Disclosure of urine test in DWI case

January 12th, 2020

Disclosure of urine test in DUI case did not violate Data Practices Act

Defendant was convicted of misdemeanor driving while impaired and driving after cancellation in Nobles County, State of Minnesota.  Defendant argued that the trial court erred in denying his motion to suppress.  The Minnesota Court of Appeal concluded that because the results of defendant’s urine test was validly disclosed to the trial court by law enforcement for law enforcement purposes in the search warrant application, defendant’s claim of a violation of the Minnesota Government Data Practices Act was without merit.  Affirmed.

State v. Cruz, A19-0344, Nobles County.

Minnesota Criminal Defense Lawyer Lynne Torgerson was not attorney of record in this case.

Second petition for post conviction relief

January 14th, 2020

Second petition for post conviction relief for second degree assault  

Defendant challenged the trial court’s denial of his second petition for postconviction relief in his second degree assault case.  Noting that defendant did not present the victim’s affidavit as a basis for relief until approximately 19 years after his conviction, the Minnesota Court of Appeals concluded that the trial court did not abuse its discretion.  Affirmed.

Reed v. State, A19-0882, Hennepin County.

Commentary:  A petition for postconviction relief is one of the most difficult types of proceedings to win.  Further, it becomes more difficult to win a petition for postconviction relief with each subsequent petition.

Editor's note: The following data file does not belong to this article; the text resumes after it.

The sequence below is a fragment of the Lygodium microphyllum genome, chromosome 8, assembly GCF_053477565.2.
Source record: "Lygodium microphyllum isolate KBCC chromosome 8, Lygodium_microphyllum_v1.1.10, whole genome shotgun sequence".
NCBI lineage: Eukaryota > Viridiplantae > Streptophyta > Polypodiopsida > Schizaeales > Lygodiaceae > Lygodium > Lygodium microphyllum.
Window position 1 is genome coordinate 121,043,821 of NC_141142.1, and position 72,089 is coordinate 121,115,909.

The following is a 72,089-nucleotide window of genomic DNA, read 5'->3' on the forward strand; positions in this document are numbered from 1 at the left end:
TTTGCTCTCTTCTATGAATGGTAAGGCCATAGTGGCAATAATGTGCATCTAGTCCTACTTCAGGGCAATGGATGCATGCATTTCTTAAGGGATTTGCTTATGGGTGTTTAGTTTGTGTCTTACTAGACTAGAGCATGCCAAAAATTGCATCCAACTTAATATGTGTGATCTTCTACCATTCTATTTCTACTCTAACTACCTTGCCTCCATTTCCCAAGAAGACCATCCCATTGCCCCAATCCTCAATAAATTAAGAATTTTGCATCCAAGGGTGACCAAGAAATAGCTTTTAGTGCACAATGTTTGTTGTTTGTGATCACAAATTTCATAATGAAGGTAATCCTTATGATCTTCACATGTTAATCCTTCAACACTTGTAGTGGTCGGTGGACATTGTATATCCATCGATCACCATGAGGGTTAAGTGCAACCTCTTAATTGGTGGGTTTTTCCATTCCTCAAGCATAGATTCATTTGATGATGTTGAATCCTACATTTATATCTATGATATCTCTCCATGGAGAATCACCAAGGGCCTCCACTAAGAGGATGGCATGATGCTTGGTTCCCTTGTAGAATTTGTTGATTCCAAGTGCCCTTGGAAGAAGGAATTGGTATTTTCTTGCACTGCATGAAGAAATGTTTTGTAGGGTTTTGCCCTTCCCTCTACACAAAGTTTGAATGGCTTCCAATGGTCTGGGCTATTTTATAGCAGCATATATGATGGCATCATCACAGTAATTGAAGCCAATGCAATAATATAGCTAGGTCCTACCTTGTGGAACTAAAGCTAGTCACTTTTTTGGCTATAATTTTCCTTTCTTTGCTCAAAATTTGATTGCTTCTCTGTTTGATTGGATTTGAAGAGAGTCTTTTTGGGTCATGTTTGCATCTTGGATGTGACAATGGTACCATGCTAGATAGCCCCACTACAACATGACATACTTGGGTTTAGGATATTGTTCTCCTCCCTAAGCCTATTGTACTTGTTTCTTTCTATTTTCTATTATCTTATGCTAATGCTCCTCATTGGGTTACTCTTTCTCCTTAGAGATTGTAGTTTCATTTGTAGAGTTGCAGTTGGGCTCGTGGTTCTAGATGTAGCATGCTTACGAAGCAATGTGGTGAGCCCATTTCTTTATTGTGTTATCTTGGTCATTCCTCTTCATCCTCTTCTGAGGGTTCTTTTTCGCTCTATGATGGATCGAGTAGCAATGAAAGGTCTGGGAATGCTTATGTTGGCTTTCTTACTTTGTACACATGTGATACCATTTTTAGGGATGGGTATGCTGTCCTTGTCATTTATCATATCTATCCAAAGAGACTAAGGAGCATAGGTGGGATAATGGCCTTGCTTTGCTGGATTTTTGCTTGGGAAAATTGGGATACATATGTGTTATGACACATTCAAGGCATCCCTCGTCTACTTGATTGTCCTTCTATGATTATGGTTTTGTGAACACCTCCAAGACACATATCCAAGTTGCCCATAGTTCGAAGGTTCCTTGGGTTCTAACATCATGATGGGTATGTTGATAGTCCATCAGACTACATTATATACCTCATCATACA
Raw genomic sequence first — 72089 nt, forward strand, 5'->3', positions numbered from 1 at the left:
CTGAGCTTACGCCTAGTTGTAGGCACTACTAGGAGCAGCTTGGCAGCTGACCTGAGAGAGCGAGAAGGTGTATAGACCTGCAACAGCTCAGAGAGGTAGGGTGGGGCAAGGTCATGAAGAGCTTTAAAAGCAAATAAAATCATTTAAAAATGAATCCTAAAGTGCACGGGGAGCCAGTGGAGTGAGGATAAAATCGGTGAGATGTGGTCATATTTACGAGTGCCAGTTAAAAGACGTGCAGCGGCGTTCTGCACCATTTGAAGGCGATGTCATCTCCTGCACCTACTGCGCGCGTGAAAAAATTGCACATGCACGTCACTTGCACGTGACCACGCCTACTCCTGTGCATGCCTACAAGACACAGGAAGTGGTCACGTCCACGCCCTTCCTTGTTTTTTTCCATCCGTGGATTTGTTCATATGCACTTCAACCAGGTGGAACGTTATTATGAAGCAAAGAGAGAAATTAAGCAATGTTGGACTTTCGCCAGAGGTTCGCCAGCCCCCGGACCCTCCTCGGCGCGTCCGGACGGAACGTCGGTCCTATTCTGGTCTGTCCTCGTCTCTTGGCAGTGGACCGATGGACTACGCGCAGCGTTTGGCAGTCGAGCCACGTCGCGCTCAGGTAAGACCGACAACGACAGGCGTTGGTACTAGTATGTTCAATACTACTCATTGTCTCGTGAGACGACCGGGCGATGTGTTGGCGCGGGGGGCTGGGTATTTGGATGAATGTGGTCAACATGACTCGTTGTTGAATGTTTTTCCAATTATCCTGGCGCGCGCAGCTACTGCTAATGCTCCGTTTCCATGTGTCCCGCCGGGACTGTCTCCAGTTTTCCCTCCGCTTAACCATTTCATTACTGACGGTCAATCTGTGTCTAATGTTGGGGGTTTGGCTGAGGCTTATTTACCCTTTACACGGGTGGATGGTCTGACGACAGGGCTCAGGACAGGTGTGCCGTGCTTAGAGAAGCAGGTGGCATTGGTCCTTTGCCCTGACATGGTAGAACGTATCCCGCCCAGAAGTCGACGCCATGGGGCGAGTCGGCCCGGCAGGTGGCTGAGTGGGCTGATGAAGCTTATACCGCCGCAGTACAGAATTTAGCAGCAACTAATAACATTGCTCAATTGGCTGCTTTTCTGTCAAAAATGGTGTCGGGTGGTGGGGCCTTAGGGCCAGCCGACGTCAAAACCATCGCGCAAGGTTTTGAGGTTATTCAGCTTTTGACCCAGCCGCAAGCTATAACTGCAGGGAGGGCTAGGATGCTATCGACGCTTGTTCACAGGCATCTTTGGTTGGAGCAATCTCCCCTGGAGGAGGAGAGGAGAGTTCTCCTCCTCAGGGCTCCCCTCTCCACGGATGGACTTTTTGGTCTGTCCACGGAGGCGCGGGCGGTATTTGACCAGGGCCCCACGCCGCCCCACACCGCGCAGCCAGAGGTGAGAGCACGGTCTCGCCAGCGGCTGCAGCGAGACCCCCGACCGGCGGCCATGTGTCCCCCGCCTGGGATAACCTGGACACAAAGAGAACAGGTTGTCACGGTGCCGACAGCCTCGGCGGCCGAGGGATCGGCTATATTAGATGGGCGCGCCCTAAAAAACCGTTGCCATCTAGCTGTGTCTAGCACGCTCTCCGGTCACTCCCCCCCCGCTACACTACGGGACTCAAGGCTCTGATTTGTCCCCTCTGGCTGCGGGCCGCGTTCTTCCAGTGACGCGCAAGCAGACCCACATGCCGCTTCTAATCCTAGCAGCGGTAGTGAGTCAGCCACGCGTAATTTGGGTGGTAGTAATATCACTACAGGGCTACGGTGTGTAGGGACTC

Minnesota Criminal Defense Lawyer Lynne Torgerson was not attorney of record in this case.

Probation violation

January 15th, 2020

Questions posed by judge during probation violation hearing

Defendant challenged the revocation of his probation.  Defendant contended that the trial court deprived him of due process of law by conducting an independent investigation by questioning his sobriety, ordering a chemical test, and reporting its results.  The Minnesota Court of Appeals concluded that the trial court did not err by questioning defendant, ordering him to submit to chemical testing, and considering his admitted positive test result among other facts justifying revocation of probation.  Affirmed.

State v. Foote, A19-0838, Dakota County.

Minnesota Criminal Defense Lawyer Lynne Torgerson was not attorney of record in this case.

Post conviction relief timeliness

January 16th, 2020

Timeliness of petition for post conviction relief

Defendant’s petition for post conviction relief was denied.  On appeal, defendant argued that the trial court (1) abused it discretion when it considered the timeliness of his petition where the State did not raise this issue; (2) erred by denying his request for an evidentiary hearing, rejecting due process violations, and denying his petition.  The Minnesota Court of Appeals concluded there was no error in consideration of timeliness issue, and that prosecutorial misconduct issues were Knaffla barred.  Affirmed.

Honeycutt v. State, A19-0887, Ramsey County.

Minnesota Criminal Defense Lawyer Lynne Torgerson was not attorney of record in this case.

Whether indoor porch is part of a building under burglary statute

January 17th, 2020

Indoor porch is part of building under burglary statute

Trial court denied defendant’s petition for postconviction relief.  On appeal, defendant argued that he should have been permitted to withdraw his plea of guilty to second degree burglary and stalking.  Defendant argued that his plea was not accurate because the record did not establish that he entered the victim’s porch without her consent.  The Minnesota Court of Appeals concluded that the indoor porch, for purposes of the burglary statute, was a building in which defendant would need consent to enter.  Affirmed.

Fordyce v. State, A19-0648, Crow Wing County.

Minnesota Criminal Defense Lawyer Lynne Torgerson was not attorney of record in this case.